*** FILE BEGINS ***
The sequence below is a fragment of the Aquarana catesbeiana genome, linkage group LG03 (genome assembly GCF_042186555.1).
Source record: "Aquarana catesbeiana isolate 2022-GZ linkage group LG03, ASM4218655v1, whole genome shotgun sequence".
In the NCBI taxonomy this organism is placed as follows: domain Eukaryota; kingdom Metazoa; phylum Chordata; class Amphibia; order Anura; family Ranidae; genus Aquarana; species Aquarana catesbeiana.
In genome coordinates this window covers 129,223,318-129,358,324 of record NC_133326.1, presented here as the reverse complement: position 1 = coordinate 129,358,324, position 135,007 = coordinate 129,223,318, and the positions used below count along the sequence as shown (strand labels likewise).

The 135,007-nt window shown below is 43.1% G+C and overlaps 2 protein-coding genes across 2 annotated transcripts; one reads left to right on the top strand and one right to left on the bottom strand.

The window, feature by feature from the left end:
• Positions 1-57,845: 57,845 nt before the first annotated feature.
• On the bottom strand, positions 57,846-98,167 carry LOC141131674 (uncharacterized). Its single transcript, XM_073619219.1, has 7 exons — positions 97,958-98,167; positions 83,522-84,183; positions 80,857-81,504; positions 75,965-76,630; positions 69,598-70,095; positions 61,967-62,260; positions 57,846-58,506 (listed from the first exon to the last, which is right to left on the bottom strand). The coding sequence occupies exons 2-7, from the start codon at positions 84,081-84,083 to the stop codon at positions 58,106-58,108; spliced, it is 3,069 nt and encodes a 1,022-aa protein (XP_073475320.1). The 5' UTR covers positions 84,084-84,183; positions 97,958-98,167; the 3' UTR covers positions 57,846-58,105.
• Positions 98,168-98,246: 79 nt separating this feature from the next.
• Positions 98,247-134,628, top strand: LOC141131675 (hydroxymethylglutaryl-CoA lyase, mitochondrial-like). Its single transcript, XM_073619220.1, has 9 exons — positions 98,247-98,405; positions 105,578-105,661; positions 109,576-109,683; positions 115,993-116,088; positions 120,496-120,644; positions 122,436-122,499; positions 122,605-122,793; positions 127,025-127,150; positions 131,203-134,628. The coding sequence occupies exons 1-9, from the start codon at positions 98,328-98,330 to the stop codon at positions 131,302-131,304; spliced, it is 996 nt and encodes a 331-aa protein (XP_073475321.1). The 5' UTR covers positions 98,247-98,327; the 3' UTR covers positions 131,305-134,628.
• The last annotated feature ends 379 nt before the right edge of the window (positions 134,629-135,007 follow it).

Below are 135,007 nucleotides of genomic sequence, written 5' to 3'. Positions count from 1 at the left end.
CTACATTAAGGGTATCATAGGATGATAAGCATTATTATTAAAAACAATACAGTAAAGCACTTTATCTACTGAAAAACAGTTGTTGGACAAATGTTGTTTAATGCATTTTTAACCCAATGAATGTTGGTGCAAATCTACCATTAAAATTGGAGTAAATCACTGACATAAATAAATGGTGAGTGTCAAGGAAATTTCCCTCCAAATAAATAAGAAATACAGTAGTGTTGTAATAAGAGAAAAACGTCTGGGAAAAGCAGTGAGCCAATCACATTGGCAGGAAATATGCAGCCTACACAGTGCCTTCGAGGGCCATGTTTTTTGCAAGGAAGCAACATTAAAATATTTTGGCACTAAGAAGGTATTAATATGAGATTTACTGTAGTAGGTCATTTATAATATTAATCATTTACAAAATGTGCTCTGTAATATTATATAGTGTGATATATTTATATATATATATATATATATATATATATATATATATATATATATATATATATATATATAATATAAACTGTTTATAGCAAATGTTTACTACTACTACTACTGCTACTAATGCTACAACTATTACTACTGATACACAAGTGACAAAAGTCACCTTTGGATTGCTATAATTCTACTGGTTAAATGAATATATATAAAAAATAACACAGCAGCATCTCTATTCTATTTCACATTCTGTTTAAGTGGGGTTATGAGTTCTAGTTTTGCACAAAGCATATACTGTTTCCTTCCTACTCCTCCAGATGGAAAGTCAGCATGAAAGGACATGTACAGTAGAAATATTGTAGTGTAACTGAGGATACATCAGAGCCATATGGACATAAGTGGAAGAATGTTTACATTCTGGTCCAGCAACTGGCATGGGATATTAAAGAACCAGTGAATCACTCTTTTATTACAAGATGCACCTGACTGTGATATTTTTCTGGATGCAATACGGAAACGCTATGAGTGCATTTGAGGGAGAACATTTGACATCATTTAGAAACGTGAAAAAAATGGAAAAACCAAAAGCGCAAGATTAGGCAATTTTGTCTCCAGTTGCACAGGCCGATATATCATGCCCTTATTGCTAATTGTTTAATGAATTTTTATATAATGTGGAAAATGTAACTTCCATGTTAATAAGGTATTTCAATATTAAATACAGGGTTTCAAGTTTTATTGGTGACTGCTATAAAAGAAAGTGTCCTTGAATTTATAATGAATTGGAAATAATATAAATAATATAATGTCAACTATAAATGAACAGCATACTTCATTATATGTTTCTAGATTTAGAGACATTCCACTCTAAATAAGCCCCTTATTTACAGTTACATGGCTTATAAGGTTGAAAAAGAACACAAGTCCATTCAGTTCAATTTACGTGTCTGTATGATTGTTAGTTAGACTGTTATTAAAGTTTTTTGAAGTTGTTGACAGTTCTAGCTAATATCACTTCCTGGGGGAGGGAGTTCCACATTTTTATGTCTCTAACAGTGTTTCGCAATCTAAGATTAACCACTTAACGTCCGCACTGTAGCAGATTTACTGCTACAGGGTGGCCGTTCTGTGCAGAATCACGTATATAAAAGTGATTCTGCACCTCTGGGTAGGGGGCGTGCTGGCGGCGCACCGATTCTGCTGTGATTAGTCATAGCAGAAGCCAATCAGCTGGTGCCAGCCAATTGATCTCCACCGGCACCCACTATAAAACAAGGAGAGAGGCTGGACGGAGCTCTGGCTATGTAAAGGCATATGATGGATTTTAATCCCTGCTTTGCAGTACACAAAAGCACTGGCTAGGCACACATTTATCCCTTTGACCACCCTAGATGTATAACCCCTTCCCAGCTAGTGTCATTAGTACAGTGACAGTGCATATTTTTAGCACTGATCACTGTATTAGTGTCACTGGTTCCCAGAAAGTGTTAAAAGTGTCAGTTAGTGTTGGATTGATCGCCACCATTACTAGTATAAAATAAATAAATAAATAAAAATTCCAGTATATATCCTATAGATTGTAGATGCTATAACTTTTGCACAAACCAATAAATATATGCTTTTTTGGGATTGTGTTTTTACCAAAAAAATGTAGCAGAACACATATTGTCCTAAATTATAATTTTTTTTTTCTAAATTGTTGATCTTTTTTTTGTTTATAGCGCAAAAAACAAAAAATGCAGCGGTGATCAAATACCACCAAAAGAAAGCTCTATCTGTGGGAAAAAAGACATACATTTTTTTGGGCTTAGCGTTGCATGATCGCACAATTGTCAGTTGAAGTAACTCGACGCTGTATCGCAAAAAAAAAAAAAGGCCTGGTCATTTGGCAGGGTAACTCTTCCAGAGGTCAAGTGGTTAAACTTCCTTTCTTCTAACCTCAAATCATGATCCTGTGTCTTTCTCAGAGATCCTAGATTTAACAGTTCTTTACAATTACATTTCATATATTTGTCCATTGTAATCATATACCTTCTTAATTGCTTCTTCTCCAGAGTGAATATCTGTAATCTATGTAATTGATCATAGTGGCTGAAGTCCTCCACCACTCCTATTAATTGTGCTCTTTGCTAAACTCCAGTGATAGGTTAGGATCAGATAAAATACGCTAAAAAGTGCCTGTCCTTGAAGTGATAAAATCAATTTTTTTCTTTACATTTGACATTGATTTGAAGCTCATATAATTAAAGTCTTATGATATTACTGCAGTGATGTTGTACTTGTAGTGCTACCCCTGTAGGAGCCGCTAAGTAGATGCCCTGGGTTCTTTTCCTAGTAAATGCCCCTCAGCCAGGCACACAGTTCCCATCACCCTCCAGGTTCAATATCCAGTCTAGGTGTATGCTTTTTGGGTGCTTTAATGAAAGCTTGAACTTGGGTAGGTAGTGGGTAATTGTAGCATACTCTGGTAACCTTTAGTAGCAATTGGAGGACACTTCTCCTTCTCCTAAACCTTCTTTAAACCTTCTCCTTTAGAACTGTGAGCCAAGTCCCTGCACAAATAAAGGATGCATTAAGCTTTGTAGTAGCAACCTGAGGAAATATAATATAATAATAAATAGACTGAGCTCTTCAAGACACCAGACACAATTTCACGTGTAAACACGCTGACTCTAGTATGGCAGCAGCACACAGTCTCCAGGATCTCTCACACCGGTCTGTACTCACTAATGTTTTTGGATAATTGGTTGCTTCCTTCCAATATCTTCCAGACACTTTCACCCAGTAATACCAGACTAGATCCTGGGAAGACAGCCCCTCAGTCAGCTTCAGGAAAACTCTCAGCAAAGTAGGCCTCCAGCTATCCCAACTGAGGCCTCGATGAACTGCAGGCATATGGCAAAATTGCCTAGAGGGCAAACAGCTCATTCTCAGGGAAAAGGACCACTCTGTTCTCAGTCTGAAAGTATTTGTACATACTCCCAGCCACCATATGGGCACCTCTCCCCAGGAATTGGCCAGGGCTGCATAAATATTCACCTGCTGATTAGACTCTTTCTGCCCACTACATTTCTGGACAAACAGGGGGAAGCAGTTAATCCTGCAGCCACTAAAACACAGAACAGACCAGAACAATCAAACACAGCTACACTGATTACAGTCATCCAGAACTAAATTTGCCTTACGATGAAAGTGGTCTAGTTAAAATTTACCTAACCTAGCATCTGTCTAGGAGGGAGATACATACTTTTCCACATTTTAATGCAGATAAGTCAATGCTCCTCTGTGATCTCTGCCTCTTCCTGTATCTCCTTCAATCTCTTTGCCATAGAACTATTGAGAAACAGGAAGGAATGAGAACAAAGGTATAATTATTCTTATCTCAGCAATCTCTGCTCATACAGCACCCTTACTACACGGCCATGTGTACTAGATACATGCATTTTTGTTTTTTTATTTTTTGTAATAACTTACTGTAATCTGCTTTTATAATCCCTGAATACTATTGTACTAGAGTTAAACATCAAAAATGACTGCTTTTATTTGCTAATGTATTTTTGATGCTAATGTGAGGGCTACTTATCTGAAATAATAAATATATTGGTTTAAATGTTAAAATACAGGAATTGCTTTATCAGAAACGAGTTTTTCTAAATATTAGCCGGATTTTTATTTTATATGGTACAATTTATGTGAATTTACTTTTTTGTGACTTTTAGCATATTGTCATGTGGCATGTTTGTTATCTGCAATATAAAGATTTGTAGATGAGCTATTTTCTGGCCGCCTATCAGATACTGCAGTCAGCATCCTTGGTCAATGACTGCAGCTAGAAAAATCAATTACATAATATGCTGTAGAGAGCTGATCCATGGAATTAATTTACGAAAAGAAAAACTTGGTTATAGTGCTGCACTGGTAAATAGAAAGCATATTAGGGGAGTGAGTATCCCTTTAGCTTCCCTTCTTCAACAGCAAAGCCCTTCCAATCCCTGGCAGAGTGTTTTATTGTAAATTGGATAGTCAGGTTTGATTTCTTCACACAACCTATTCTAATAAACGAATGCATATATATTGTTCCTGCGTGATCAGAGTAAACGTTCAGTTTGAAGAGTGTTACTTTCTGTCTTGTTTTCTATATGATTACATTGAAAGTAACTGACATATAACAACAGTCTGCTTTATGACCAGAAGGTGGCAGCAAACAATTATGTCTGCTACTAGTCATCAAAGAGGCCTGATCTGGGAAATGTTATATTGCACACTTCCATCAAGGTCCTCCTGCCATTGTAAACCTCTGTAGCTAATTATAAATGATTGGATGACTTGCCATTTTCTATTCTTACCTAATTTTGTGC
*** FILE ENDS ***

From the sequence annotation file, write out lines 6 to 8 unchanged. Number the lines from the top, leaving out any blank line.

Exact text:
The window, feature by feature from the left end:
• Positions 1-57,845: 57,845 nt before the first annotated feature.
• On the bottom strand, positions 57,846-98,167 carry LOC141131674 (uncharacterized). Its single transcript, XM_073619219.1, has 7 exons — positions 97,958-98,167; positions 83,522-84,183; positions 80,857-81,504; positions 75,965-76,630; positions 69,598-70,095; positions 61,967-62,260; positions 57,846-58,506 (listed from the first exon to the last, which is right to left on the bottom strand). The coding sequence occupies exons 2-7, from the start codon at positions 84,081-84,083 to the stop codon at positions 58,106-58,108; spliced, it is 3,069 nt and encodes a 1,022-aa protein (XP_073475320.1). The 5' UTR covers positions 84,084-84,183; positions 97,958-98,167; the 3' UTR covers positions 57,846-58,105.